Do Birds Feel When Their Wings Are Clipped? Negative Emotions in Birds



  • Birds can feel when you clip their wings. The signs of stress are most commonly observed during wings clipping.
  • Clipping or trimming of feathers of birds near the skin, bones or nerve endings may cause pain for them.
  • Psychological or behavioral issues may develop in birds during wings clipping.
  • Wing clipping is a safe and humane way if done rightly. It helps to prevent birds from flying away and getting lost or injured.

Wing clipping is a common practice in the bird world. It is often considered a humane way to keep birds healthy.

However, some questions need answering regarding wing clipping: Do birds feel when their wings are clipped? What feelings do they have? Do they even think about those feelings at all?

It is essential to know what your pet bird is thinking. If you don’t know how it feels about this procedure, you might end up doing something that hurts her for no reason.

This article will discuss birds’ feelings during and after wings clipping.

Breaking a blood feather is painful and distressing. If the blood flow does not stop within 15 minutes, an emergency trip to a qualified avian veterinarian will be required. People for the Ethical Treatment of Animals (PETA)

Do Birds Feel When Their Wings Are Clipped? Yes they do

Yes, birds have feelings when their wings are clipped. Birds don’t feel pain when their wings are clipped. However, they do experience anxiety and stress due to wings clipping.

Wing clipping in birds causes stress - Do birds feel when their wings are clipped

When a bird’s wings get clipped, it causes a lot of stress for them, even if a veterinarian does the procedure. The bird will become scared and try to fly away from the person clipping its wings. It will also be disoriented because it doesn’t know where it is going or what’s happening to it.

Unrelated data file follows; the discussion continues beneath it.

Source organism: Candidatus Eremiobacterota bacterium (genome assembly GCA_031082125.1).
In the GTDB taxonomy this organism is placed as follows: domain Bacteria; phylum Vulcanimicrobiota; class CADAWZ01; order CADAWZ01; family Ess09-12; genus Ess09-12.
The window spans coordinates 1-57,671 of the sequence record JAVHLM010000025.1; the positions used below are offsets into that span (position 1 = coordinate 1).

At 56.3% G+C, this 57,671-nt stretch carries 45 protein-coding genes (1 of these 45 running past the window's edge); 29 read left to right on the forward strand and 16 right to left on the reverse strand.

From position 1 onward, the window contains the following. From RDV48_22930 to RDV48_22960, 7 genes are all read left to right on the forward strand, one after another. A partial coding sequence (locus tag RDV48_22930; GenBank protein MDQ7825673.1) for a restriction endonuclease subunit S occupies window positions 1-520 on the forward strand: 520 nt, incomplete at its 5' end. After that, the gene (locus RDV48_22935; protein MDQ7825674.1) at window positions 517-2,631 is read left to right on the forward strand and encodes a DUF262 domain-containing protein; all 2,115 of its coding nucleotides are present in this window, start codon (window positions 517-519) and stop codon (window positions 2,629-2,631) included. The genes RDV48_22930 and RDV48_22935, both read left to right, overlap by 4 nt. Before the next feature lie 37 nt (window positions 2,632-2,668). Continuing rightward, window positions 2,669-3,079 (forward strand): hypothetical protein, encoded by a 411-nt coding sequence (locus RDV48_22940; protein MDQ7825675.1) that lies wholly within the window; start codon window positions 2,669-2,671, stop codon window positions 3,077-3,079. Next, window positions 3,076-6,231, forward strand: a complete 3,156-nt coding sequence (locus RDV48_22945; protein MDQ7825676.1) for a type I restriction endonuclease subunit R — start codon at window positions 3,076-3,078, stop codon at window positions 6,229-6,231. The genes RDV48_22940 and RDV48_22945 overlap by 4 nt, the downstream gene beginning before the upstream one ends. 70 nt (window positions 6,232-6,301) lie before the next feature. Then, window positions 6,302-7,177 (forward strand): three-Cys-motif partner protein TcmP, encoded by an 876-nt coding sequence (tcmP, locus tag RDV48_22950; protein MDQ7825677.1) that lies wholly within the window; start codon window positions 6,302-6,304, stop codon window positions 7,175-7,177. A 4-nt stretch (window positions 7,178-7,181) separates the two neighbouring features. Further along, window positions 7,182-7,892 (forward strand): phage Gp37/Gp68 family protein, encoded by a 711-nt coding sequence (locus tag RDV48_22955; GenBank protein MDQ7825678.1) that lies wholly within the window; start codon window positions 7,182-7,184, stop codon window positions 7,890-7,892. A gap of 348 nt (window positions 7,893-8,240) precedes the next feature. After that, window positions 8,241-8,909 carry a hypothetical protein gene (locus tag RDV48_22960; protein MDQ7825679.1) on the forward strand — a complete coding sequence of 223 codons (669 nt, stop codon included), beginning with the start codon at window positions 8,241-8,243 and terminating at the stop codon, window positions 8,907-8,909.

It can cause the bird to panic and even snap at people trying to help it calm down. Thus, birds feel stress and anxiety during the clipping of wings.

Do Birds Feel Pain in their Feathers? Sensory Organs

There are no nerve endings in the primary feathers of birds. Birds’ feathers are composed of dead cells. Therefore, the birds don’t feel pain if there is any injury in the feather.

However, secondary feathers are connected to the skin where nerve endings are present. When birds’ feathers are plucked, they feel pain due to stress on nerve endings. The pain stimulus reaches the pain receptors. So birds will feel pain in their wings.

It is similar to human hair. When our hair gets damaged, we don’t feel pain in them. While if hairs are pulled, it causes pain.

F. Barbara Orlans wrote in the Name of Science: Issues in Responsible Animal Experimentation:

“Most birds show little evidence of pain or discomfort from punctures and incisions over much of the body, but exceptions are the head and beak, scaled portions of the legs, and the vent area. Also, pinching or pulling of the skin is painful.”

What Feelings Do Birds Have When Their Wings Are Clipped?

Birds have a lot of feelings. They mourn the death of their parents. They sing songs and make nests. Birds also experience joy, love and sadness. But here is the question what feelings do they have when their wings are clipped?

Here are some feelings that birds have when their wings are clipped.

1. Do Birds Feel Pain When Wings are Clipped?

Some people believe that birds don’t feel pain when their wings are clipped because they aren’t human. But birds feel pain too.

If you clip or trim the feather of birds near the skin, bones or nerve endings, it will cause pain. Therefore, it is necessary to cut the wings carefully. Avoid wings clipping near the base.

If you are not an expert in this procedure, don’t hurt the bird. Otherwise, it will be painful for birds to get their wings clipped.

2. Do Birds Feel Stress and Anxiety When Wings are Clipped?

Research has also shown that birds feel stress and anxiety after the procedure of wings clipping.

When a bird’s wings are clipped, it cannot fly. They can still use their wings to flap and move around. But without the freedom of flight, many birds become depressed and stressed. This is especially the case with songbirds, which have a very delicate nervous system and are easily affected by stress.